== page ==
Bored and a little lonely, I scour the web for heathen or Rokkatru blogs. I’m looking for mentions of Hela or Angrboda, anyone besides the usual litany of players: Odin, Loki, Freya, Frigga. I want connections, to know that others speak to the same Gods as I. I’m not heathen or Asatru. I don’t do blots or festivals as modern heathens do. I am not allowed (by order of Angrboda) to contact the All-father. The only time I speak to any of the Aesir or Vanir deities is when Freya tells me to yell at a friend of mine cause he isn’t listening to her. I am only a lowly shaman devoted to the Deities who chose me. But still I seek.
And all I find is silence. There are blogs devoted to Loki and Odin galore. But none that speak to my soul.
I’m not a god-spouse. My devotion comes from love but I have a mortal spouse. I am a tool of my Gods, a bridge between this world and theirs, a throat to speak their truths and a set of hands to do their work. That devotion comes from comes from the simple truth that I owe my life to them. They rebuilt me, brought me back from dead when they didn’t have to.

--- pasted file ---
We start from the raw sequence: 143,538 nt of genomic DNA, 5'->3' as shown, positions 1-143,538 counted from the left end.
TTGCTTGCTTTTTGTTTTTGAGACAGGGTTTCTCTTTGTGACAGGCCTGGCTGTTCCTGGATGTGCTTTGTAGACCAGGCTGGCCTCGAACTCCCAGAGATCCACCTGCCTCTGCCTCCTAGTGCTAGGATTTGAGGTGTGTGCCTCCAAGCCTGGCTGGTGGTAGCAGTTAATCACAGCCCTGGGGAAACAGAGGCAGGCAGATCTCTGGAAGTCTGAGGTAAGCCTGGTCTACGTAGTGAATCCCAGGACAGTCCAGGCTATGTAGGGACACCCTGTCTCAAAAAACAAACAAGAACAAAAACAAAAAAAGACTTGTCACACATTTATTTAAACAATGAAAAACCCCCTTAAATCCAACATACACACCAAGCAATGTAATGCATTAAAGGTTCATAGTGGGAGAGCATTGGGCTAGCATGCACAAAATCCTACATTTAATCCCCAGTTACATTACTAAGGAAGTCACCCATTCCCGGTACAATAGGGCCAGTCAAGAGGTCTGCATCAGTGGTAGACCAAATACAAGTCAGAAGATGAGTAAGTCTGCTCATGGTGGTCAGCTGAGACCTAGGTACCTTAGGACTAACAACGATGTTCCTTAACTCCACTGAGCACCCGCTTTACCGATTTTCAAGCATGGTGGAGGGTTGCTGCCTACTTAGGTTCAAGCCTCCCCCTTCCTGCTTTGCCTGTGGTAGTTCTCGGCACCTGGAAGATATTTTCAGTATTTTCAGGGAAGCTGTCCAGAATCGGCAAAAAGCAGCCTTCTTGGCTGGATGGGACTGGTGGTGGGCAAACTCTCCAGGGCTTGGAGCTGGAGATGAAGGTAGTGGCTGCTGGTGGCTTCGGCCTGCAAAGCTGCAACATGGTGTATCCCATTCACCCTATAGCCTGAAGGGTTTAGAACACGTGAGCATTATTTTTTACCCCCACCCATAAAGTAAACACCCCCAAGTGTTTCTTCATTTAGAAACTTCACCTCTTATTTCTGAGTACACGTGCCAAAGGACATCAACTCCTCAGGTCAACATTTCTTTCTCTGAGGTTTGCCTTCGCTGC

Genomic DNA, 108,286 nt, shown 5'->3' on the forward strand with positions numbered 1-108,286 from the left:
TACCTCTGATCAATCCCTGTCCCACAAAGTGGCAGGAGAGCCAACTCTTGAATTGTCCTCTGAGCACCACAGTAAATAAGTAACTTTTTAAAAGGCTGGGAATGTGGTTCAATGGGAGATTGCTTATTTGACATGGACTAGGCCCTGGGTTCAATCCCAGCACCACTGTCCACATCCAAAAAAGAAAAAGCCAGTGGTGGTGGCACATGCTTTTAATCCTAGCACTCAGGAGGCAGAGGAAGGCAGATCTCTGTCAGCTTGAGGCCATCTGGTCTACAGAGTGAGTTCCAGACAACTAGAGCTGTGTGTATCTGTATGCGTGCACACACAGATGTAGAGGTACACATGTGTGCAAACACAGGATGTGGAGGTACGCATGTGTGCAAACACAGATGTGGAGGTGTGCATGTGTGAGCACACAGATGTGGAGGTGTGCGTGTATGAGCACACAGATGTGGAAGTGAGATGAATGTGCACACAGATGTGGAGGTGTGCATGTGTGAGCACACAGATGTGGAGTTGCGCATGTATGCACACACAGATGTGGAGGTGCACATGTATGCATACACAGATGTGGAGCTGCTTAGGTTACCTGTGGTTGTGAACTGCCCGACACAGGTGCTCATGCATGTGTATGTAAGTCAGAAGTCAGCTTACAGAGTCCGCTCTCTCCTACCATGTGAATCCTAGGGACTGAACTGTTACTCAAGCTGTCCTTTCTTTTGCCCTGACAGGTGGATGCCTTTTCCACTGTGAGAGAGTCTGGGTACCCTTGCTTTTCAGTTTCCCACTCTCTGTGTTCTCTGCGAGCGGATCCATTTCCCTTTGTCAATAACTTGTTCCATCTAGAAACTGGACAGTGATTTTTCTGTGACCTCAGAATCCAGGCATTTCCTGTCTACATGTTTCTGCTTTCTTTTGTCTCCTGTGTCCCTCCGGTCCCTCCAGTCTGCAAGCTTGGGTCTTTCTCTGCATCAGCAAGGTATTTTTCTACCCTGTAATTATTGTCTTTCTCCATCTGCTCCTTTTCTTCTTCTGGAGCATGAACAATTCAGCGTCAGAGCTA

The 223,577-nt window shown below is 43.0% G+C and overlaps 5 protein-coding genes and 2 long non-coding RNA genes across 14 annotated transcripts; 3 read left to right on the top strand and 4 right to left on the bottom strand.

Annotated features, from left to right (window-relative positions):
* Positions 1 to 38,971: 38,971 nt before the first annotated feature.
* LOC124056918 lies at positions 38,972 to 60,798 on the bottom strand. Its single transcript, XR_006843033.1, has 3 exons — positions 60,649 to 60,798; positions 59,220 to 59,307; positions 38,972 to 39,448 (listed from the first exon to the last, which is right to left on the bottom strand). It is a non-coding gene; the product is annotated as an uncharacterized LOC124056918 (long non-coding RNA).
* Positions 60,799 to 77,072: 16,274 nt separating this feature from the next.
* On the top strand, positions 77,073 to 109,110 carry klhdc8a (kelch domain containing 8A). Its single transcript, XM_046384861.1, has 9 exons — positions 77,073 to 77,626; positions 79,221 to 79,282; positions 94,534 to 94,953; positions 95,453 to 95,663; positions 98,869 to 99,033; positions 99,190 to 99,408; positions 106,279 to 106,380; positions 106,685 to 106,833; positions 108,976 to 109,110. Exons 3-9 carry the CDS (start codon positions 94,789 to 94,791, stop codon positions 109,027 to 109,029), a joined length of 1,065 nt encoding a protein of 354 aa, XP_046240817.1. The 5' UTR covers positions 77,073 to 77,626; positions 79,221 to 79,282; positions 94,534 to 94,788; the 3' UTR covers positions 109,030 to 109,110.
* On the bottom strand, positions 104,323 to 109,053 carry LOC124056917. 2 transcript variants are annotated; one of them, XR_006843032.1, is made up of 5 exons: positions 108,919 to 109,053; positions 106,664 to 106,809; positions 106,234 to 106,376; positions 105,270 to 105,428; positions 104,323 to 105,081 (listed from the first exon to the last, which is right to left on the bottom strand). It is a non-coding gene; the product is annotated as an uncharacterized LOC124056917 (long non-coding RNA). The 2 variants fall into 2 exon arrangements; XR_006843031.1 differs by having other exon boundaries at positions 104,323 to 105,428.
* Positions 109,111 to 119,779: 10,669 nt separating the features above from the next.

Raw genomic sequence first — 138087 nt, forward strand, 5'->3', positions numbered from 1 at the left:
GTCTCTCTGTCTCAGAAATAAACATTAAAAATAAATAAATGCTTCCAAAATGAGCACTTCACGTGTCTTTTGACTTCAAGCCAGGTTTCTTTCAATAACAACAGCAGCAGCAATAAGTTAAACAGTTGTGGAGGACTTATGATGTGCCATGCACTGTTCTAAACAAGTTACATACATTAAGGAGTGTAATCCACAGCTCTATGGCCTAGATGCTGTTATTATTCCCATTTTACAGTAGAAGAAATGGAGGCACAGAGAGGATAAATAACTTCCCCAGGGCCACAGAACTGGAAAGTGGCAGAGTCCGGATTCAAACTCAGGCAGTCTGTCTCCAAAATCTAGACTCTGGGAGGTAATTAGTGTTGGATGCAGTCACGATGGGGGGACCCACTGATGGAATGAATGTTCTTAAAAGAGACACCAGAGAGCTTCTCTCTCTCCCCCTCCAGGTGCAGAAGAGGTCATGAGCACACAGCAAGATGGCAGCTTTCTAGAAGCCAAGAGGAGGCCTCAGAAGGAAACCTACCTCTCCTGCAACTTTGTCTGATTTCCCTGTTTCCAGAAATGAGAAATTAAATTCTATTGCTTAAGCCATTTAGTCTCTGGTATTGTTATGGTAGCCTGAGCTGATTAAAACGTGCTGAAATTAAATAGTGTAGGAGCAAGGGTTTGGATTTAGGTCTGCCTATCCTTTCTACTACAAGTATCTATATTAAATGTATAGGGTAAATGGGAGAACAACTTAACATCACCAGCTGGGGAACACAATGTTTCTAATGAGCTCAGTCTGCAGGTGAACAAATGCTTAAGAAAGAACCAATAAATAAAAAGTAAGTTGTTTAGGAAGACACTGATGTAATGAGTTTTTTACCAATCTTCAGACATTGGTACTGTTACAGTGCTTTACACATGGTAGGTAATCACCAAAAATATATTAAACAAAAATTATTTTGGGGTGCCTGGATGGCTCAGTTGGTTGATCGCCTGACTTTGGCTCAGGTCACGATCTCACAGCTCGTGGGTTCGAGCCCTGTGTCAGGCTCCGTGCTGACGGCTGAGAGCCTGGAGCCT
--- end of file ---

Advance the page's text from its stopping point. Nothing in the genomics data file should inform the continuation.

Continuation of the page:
So if I want to find more devotional work dedicated to Hela and Angrboda, it has to start with me.
Goddess of deep death
Face of compassion and decay
Bless me with your work
That I might make this world
A little better.
Strip me of my ego,
Of that which holds me back and hinders your voice
Deep in my soul.
Show me the compassion and freedom of the grave
That I might turn my face to the living in your grace.
Allow me to do your holy work
That my life might be an act
Of devotion to the Whisper of Silence.
Death is compassionate. That’s the first thing that crosses my mind when I think of my Lady. Not compassionate in a “let me save you from yourself” kind of way, but in a very clear way. She truly does care about humankind. Most of us (and more than in years past) will end up at her door, begging for sanctuary. She sees life as a sacrament, by honoring life we honor death and by honoring death we honor life.
She asks us most clearly to live our lives, to strip away the things that hold us back, the illusions that rob us of our sight and our dreams. She asks us to approach each other with “dispassionate compassion” and the knowledge that we each suffer and soar in our own unique balance.